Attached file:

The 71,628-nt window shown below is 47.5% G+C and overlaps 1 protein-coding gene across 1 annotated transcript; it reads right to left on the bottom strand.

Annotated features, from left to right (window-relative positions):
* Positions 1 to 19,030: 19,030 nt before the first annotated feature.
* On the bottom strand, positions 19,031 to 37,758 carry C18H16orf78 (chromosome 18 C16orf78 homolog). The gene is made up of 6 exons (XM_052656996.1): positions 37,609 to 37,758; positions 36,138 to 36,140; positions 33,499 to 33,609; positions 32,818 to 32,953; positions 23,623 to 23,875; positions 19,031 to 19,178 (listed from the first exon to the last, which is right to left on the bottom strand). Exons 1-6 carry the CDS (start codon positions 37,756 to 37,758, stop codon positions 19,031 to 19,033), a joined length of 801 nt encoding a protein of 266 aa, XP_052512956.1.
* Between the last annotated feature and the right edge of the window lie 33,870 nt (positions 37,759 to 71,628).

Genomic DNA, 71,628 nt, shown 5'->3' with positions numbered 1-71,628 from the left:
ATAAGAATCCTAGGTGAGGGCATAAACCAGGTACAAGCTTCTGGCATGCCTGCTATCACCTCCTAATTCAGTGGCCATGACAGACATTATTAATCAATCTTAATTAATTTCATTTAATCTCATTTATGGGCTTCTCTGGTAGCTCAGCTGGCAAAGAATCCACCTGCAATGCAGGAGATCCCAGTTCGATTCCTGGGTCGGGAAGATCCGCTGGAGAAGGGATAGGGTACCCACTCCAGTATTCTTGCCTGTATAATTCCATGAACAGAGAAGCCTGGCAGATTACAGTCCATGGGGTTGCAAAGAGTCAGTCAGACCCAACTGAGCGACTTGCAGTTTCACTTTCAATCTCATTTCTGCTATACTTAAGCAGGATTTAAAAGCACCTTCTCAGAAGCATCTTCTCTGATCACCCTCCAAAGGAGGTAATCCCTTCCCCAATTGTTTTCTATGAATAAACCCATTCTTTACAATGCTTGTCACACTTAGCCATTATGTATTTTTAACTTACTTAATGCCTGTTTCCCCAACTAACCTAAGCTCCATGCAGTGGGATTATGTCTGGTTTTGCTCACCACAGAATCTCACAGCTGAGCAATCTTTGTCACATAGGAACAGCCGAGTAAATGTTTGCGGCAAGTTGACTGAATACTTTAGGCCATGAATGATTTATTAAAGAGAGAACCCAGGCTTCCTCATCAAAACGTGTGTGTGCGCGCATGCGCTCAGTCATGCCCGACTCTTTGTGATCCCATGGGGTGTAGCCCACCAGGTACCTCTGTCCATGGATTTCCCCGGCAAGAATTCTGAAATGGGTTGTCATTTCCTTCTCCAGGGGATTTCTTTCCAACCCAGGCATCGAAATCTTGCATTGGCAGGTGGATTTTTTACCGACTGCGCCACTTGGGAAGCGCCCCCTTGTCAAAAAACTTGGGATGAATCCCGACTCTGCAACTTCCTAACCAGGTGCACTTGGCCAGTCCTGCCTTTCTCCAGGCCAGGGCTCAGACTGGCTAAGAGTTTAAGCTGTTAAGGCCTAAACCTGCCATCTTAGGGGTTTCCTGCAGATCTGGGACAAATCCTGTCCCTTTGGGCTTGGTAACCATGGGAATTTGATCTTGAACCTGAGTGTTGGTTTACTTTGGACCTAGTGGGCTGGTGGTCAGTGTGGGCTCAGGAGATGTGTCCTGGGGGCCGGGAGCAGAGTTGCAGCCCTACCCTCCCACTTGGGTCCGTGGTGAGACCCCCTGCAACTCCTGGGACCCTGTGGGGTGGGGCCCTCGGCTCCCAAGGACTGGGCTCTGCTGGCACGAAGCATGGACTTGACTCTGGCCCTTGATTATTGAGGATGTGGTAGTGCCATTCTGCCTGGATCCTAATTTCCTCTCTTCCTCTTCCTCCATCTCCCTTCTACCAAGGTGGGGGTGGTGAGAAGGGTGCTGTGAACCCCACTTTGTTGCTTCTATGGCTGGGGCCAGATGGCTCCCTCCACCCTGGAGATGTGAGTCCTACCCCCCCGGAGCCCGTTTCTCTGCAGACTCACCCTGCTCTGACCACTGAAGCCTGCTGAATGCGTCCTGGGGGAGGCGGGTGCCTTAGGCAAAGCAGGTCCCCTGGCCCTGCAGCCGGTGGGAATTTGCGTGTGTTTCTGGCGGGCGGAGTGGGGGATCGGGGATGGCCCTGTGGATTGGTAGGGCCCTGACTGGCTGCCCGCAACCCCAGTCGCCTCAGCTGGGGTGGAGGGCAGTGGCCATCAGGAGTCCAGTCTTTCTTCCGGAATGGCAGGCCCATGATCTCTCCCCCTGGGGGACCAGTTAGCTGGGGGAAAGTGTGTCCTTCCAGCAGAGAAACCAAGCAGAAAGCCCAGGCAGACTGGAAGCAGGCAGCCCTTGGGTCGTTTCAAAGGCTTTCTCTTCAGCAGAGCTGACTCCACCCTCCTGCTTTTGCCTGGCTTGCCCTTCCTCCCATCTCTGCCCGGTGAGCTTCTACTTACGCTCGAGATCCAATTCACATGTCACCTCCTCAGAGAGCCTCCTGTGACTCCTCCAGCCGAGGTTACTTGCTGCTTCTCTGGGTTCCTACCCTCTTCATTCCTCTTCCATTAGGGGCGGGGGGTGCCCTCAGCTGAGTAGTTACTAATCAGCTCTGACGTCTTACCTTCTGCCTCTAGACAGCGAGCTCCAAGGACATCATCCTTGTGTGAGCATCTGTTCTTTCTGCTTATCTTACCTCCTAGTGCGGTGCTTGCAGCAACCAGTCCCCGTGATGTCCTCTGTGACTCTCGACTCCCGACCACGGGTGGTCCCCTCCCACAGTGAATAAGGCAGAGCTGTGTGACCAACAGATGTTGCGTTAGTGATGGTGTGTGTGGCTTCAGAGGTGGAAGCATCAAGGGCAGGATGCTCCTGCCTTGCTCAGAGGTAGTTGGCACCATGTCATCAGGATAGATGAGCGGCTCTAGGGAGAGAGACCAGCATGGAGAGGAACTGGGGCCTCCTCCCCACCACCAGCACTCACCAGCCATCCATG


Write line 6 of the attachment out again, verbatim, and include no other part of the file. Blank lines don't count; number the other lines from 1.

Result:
Genomic DNA, 71,628 nt, shown 5'->3' with positions numbered 1-71,628 from the left: